Step #3: Determine the Kind of Family You Want For Your Child & View Waiting Families

During your first meeting with your attorney or social worker, you should discuss the type of family you want for your baby. Take all the time you need to figure this out.

  • Do you want to place your baby for adoption with a traditional two-parent family, or a single parent?
  • Do you want to choose a family that is the same race as your child?
  • Do you prefer a family that doesn’t have children yet, or already has other children?
  • If they have other children, do you prefer that those children have also been adopted?
  • Is faith an essential consideration for you, or not so much?
  • Do you want the family to live near you?
  • Do you want to remain in contact after the adoption?
  • Do you want to receive photos and updates?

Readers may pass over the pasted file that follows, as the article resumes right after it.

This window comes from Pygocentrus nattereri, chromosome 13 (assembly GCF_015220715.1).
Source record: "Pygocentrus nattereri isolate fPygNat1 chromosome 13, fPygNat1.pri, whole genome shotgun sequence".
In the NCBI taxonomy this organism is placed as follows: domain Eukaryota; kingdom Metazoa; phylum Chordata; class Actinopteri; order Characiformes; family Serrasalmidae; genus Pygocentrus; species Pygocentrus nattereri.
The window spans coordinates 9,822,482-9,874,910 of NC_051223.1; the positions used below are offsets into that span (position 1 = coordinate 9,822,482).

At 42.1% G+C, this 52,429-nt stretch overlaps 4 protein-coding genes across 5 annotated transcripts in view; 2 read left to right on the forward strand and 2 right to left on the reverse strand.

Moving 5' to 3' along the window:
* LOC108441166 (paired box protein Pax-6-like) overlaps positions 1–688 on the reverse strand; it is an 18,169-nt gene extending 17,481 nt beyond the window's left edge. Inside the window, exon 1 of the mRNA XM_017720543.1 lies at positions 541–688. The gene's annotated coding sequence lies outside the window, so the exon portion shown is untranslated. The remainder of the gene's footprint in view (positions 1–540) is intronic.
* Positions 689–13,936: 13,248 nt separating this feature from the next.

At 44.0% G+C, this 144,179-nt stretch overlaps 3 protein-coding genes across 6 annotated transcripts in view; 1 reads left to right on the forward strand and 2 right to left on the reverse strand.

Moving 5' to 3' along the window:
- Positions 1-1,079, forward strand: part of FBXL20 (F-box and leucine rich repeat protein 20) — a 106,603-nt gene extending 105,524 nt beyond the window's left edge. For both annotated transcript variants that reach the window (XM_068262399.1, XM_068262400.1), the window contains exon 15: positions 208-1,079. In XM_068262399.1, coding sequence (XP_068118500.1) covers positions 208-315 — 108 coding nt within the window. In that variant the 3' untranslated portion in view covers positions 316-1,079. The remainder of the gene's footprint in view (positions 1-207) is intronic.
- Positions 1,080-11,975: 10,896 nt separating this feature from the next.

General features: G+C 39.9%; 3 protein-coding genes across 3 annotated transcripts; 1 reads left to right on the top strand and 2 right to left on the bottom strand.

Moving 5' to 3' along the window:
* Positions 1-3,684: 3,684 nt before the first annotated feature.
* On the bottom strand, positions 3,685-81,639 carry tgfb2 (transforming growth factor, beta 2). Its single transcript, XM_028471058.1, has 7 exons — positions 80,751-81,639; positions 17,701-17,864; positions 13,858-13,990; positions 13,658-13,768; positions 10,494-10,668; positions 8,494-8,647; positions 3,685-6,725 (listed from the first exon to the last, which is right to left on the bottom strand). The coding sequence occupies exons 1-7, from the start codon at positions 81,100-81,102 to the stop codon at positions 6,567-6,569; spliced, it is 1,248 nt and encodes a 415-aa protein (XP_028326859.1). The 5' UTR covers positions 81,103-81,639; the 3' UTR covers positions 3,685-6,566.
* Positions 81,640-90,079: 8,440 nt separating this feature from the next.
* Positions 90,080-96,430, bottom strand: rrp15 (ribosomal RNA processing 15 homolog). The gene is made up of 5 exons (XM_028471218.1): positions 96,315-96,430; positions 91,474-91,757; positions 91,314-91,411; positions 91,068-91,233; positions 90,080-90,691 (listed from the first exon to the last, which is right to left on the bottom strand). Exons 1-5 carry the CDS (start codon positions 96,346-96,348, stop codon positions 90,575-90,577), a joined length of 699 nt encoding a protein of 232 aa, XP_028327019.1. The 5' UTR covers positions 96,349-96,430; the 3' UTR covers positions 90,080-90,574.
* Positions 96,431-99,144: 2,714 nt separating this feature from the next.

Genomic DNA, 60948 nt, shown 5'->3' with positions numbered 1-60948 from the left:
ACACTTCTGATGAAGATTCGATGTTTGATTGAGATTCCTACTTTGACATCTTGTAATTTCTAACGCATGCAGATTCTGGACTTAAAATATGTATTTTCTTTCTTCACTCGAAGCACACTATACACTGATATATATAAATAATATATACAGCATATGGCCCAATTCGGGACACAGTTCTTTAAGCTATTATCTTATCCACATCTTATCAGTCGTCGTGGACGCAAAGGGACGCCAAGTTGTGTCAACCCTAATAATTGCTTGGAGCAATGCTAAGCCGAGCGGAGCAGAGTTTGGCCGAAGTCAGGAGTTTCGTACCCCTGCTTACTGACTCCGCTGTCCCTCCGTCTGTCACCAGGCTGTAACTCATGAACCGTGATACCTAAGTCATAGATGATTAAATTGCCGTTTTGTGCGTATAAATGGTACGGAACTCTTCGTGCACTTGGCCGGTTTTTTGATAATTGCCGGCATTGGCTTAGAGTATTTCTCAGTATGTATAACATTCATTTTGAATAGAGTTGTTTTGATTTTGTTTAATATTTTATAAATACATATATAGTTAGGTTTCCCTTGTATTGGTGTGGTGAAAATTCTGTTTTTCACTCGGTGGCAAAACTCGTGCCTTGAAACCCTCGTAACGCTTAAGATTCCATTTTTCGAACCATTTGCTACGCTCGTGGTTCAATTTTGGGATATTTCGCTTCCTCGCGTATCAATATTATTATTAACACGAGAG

• How about in-person visits?

These are just a few of the things you should consider when you're looking for the ideal adoptive parents for your baby. Don't be afraid to ask hard questions or specify certain characteristics that are important to you. Be honest, even if it's uncomfortable. 

You may find several families that you like in the AdoptMatch Gallery. As soon as your Expectant Mother Bio is complete, you can let us know which families you like the most. AdoptMatch will help you connect and figure out the next steps in the adoption process when you're ready.

View Waiting Adoptive Families

Step #4: Meet Families Before You Choose

It's always best to meet the prospective adoptive parents in person before making a final decision, whenever possible. An "adoption match" should not be considered official until you've had a chance to meet face to face. Even if you don't live near the family you're considering, they should be willing to travel to you for an in-person meetup.

 Take Your Time